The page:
TIP: The ribbon toolbar is optional. If you find it confusing or you need the traditional menu bar to access some of the most advanced xplorer² commands, use the leftmost   FILE   ribbon tab and choose Show normal menu command. Alternatively you can execute any command clicking on the Command finder (question mark) button on the quick access toolbar.

Column mode (Miller) browsing in miller columns

Usually when you browse into a subfolder, the current tab switches entirely to it. Say you were browsing C:\path\DESKRULE and then you entered the subfolder C:\path\DESKRULE\INSTALLER, you'd expect to see the contents of INSTALLER folder replacing the old pane contents. If you turn on Miller browsing (File | Column mode menu) then both the original and the subfolder contents will show side by side. If you enter a new sub-sub folder e.g. C:\path\DESKRULE\INSTALLER\APPX then a third side panel will open, and so on. As you browse deeper, panes to the left shrink in width. If you have too many folders simultaneously open, a scroll bar will appear to help you manage the panes, since only a few of them will show at a time.

Miller browsing will strike Windows users as odd, but it is popular with Mac computers and their Finder file manager. Its advantage is that you can see neighboring folders simultaneously and transfer files from one to the other. Like dual pane browsing, only increased to multiple panes!

You move from one miller pane to the next either with left/right arrow keys, or clicking with the mouse. Only one folder is active in a miller column set, which will show in white background; all the other folders show with a darker background. The active folder is dominant: its path shows as the tab's current path, and all menu commands will operate in files selected in the active pane, just as if it was the only folder showing. After you create miller panels, each one could be set independently (e.g. one in thumbnails, the other in details, and a 3rd in list mode. But usually they all share the same view mode.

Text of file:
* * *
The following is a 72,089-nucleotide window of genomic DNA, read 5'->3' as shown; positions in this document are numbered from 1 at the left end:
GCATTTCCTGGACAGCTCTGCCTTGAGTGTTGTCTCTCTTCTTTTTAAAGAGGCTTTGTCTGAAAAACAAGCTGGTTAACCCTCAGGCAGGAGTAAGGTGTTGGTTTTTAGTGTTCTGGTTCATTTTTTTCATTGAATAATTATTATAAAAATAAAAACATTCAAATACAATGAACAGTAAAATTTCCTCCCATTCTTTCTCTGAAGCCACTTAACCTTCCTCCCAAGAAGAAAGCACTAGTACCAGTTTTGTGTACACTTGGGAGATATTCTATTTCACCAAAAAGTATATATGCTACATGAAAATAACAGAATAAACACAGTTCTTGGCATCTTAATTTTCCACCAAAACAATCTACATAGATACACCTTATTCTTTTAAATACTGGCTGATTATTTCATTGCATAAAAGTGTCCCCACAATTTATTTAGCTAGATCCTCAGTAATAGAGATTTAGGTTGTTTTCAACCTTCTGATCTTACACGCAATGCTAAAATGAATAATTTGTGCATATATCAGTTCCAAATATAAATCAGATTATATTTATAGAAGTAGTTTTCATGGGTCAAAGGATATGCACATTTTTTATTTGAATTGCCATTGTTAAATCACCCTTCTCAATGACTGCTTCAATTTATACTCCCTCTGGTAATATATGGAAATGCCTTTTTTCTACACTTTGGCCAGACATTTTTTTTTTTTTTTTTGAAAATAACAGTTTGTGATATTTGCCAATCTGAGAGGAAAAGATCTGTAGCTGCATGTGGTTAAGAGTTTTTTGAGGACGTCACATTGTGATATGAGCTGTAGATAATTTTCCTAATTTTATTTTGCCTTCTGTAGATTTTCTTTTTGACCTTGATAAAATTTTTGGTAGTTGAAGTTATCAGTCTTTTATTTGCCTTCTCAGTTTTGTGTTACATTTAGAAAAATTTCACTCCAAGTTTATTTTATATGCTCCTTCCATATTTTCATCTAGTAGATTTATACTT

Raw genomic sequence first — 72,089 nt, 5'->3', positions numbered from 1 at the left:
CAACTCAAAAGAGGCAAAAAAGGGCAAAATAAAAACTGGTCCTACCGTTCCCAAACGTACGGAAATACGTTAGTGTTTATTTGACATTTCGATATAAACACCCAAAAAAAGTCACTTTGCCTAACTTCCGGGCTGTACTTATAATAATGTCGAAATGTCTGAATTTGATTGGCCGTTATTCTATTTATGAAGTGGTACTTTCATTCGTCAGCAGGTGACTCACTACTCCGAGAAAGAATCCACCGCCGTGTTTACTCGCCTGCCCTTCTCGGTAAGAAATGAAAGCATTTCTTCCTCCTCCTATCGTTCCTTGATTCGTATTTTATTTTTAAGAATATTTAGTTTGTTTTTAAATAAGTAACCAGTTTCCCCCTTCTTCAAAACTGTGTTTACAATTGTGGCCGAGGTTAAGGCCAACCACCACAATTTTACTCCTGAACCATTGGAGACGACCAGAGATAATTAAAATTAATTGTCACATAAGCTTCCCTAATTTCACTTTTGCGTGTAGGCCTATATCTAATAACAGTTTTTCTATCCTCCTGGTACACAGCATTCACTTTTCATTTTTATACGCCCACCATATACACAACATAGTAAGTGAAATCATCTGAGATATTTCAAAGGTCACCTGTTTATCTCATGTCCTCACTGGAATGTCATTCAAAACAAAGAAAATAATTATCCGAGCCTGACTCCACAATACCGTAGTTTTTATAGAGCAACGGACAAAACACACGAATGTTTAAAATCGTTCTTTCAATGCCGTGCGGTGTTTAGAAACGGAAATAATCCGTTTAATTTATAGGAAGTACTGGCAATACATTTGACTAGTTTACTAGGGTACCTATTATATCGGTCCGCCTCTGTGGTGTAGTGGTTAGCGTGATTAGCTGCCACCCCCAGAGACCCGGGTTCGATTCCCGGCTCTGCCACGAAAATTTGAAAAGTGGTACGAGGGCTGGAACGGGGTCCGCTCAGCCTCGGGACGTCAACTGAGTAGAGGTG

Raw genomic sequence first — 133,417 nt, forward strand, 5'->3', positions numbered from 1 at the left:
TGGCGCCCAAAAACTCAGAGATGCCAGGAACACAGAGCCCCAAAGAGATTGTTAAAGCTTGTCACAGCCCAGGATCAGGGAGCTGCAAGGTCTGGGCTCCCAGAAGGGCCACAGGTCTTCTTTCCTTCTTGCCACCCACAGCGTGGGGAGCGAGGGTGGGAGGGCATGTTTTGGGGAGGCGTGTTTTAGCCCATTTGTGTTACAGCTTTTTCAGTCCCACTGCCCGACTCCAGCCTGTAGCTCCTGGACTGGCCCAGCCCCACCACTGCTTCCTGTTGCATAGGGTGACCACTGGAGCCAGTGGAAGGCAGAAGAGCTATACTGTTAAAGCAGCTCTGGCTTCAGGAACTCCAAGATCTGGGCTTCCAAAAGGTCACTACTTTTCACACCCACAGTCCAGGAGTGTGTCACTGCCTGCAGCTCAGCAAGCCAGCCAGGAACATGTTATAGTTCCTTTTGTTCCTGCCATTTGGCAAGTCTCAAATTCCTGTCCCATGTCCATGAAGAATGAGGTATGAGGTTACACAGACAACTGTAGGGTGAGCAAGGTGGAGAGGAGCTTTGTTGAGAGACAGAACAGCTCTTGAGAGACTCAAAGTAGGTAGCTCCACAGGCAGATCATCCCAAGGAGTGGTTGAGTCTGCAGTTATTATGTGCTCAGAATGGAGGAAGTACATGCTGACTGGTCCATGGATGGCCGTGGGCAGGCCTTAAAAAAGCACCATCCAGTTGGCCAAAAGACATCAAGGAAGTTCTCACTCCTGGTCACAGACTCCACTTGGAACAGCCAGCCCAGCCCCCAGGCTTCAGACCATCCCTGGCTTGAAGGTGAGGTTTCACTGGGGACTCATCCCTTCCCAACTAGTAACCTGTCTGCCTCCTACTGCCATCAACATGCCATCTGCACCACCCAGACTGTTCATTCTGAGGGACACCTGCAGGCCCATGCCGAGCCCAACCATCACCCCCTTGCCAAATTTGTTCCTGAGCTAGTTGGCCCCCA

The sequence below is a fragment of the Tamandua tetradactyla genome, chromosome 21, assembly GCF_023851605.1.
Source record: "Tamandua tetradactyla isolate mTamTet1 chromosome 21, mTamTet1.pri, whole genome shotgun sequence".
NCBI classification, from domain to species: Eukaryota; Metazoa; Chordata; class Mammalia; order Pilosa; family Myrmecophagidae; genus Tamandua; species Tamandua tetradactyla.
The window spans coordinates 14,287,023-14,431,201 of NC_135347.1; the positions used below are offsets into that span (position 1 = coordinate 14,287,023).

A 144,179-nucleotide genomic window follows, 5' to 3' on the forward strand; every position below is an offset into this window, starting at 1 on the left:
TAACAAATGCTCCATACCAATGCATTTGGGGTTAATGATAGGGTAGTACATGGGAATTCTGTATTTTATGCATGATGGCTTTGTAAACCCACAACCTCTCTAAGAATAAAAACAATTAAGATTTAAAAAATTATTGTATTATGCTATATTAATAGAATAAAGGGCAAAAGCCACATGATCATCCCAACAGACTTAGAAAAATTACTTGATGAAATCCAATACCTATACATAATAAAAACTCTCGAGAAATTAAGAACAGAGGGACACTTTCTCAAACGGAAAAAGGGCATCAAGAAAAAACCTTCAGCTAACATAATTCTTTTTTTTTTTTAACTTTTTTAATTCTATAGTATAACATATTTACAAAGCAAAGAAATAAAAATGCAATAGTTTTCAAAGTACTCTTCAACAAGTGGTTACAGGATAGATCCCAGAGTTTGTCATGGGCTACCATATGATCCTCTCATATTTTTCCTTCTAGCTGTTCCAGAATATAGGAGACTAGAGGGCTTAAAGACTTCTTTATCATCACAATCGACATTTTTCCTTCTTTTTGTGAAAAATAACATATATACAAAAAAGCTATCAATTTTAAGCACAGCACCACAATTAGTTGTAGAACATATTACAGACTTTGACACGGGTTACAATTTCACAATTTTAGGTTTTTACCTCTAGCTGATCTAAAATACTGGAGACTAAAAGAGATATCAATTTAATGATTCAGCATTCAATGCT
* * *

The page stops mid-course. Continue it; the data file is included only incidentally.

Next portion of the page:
Figure 1b. Side by side Miller browsing

Let's go through the elements of a tab showing side-by-side folders, showing this mini-hierarchy:


When you open a new miller pane, the old pane shrinks down in width. By how much? If the pane is in detailed view mode, then it will be shrunk to the width of the NAME column. If it is in list or thumbnail mode, then it will shrink to the size of the currently selected folder item. You can set a maximum width limit to miller columns from program options (Window property page) setting a value for Max list column width. There are more tweaks available using Tools | Advanced options editor, e.g. the maximum number of side panels (default is up to 6 parallel folders).

If you use the folder tree or any other UI element outside the miller container to browse into a folder "far away" (e.g. typing a path in the addressbar), then the current miller pane is reset to the new folder. But miller mode remains active, so if you browse subfolders of this new master folder, sideway panels will pop up. To turn off miller mode completely, use File | Column mode menu or click on the equivalent toolbar/ribbon button. Also note that miller panes will not survive a program restart, only the last active folder will be re-loaded when you start xplorer² next time.